It can be maddening, but don’t lose hope. Contractors can be convinced to handle your small-scale project. You just need to use the right tactics. Here are a few to try:

1. Make It a Twofer
Replacing and trimming out one bay window might not compel a busy contractor. But tack on the installation of a water-saving toilet and that rainfall showerhead you’ve been pining after? That’s a different story.

“Try to bundle it up,” says Bryan Clayton, a former general contractor with 15 years of experience. Combining projects is a win-win for you and the contractor: You get the home you want, and they can charge enough money to make the job worth their while.

Okay, it’s a win-sort-of-win. Obviously, two jobs will cost more than one. But, then again, you’ll knock off half your honey-do list in one fell swoop. And that’s pretty sweet.

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2. Take On the Hassle of Buying the Goods
Contractors will be more tempted to take your job if their overhead is low, and the hassle is really minimal. In other words, if you take care of buying the materials and making sure they’re available when the contractor needs them.

This one is definitely a win-win, because you’ll be saving money, too. Contractors often mark up the cost of materials to cover transportation and storage costs. “If they buy the materials and have to wait 15 or 20 days to get paid, they need to get compensated for the capital risk,” Clayton says. “Cut that out and pay directly.”
For instance, the cost of installing new hardwood floors will be lower if you have the wood shipped directly to your house. It removes the contractor’s risk while saving them time and effort. “They love to hear that,” says Clayton.

[ See How Much You Can Save if You Buy-It-Yourself ]

3. Chill Out Until Winter
Assuming your project doesn’t need completion before your in-laws visit next month, it’ll benefit you greatly to wait for the off-season. Most contractors will be eager for work once temps start to dip into the freezing zone.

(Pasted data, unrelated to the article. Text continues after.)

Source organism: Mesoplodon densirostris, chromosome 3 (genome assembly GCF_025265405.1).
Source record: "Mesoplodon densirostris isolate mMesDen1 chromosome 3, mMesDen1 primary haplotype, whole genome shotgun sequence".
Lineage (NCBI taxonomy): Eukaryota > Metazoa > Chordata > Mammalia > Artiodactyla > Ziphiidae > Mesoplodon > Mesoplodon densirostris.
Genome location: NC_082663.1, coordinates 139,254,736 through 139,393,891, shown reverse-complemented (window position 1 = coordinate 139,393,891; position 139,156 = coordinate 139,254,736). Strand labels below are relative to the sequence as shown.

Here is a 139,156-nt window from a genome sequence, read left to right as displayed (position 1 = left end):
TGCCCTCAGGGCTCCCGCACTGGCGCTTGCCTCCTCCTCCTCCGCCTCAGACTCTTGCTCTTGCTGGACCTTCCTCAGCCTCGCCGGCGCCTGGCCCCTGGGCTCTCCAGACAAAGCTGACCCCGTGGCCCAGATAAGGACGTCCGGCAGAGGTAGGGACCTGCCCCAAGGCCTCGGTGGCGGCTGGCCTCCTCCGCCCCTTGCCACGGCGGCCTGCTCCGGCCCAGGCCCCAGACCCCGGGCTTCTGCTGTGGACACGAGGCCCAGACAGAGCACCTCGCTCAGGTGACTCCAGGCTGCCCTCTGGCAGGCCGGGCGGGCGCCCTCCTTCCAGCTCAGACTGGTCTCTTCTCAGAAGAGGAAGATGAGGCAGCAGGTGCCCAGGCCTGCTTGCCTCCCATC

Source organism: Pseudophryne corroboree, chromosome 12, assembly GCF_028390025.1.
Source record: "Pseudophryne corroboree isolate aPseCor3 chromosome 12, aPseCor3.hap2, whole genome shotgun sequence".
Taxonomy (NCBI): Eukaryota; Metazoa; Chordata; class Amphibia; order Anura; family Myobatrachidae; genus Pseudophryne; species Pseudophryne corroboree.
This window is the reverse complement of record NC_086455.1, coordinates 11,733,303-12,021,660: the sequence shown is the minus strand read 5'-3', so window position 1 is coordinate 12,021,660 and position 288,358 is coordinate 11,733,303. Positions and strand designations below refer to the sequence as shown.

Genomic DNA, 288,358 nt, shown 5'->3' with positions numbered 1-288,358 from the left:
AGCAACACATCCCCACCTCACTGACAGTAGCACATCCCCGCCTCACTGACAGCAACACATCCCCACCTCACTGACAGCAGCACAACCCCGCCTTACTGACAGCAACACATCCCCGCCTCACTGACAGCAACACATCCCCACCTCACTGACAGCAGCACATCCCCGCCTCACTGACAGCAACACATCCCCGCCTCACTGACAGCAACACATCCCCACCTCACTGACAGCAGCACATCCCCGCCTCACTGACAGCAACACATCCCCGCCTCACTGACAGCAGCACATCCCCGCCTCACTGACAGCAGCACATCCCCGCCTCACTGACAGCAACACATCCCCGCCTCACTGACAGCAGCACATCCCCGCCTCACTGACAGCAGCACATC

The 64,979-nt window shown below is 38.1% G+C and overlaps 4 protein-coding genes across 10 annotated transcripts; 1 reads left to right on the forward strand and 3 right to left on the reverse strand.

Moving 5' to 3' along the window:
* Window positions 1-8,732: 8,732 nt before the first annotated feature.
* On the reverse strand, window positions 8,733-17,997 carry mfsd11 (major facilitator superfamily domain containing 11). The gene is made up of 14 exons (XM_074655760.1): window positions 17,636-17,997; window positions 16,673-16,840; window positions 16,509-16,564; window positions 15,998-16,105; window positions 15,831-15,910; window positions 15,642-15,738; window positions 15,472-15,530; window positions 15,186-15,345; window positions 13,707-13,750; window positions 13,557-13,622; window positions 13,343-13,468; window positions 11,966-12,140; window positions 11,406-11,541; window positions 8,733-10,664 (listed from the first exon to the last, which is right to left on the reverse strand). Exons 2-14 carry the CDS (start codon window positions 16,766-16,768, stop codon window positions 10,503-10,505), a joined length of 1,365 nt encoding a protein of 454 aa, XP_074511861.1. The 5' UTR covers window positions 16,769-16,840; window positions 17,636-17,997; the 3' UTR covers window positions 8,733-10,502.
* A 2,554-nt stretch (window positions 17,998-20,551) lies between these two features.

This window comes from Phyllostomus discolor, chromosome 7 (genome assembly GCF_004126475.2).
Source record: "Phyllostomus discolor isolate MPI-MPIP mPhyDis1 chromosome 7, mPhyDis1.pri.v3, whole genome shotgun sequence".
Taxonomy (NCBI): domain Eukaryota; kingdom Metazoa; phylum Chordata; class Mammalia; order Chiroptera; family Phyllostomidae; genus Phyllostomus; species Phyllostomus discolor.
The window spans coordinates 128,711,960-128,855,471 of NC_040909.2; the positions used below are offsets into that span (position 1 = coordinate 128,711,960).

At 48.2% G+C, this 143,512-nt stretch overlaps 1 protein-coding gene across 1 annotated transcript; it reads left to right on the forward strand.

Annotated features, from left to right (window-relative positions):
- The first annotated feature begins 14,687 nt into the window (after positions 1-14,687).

“Absolutely wait until winter,” Clayton says. “During that time of the year, you’ll get a better contractor at a better price.”
This applies doubly if you need any exterior work, like repairing a deck. Most homeowners don’t think to do exterior work in cold weather, but that’s when these contractors have the most availability. Yes, it might take a little bit longer, especially if the weather gets unruly, but the job will still get done — and possibly cost you way less.

4. Send a Snap
Trying to find a contractor for your small job might seem like an Olympian endeavor for one seemingly small (but endlessly frustrating) reason: You can’t get them to come out and give you a darn quote.

To be fair, their hesitance is understandable. Homeowners often get multiple quotes, so there’s a good chance the contractor’s visit won’t bring in any new business. For a job that sounds like a pittance, why would they bother?

Save them the trip and take pictures. Email or text the pics, plus basic information about your project, and the process can be expedited for both you and them.

“I can give them a quote in 20 minutes,” says Danny Ruby, a general contractor in Boston.

5. Be (Sigh) Patient
Does your project need completion today? Or can you bear waiting a few weeks to get those front porch steps replaced? Allowing a flexible timeline might encourage contractors to pick up your small job.

“The more flexible you are, the better,” says Clayton. Contractors might fit in smaller jobs during downtime for larger projects. They can pop over and work on your built-in window seat while they’re waiting for tile to arrive for a bathroom remodel they’re doing nearby.

Beware, though, Clayton says. Squeezing in bits of work might mean the job takes a long, long time. It’s fair to not let a project drag out too long, but offering flexibility can get a project started — and hopefully finished — sooner.
“Be polite and patient, but also know if you’re getting the run-around,” he says.

6. And, Finally, Don’t Act Shocked at the Cost
Contractors are different from handymen for a reason. Handymen have a wide variety of skills that lets them tackle odd jobs, like patching up holes and fixing wobbly doors. Contractors offer a deeper knowledge of construction and are typically licensed in a specific trade (like plumbing or carpentry), letting them tackle complex projects with precision.

A handyman, for instance, can hang shelves. But you’ll want someone with specialty skills for constructing new built-ins, a complex task that could go wrong in many interesting ways. Hence, the general contractor. And you should expect to pay extra for those special skills.

“Homeowners can’t expect to pay handyman costs, but have a contractor come over,” Ruby says. “They’re going to have to pay accordingly.”

Typically, contractors also provide liability insurance for your project, workers comp for their employees, and a warranty in case something goes wrong.

Not balking at those legitimately higher rates can go a long way toward convincing a contractor to take your smaller job. While pricing specifics will depend on your area or job, expect a handyman to cost roughly $25 per hour. A contractor might charge $60 or (much, much) more.

“I have no problems doing small jobs, but when I tell homeowners how much they cost, they aren’t happy,” Ruby says.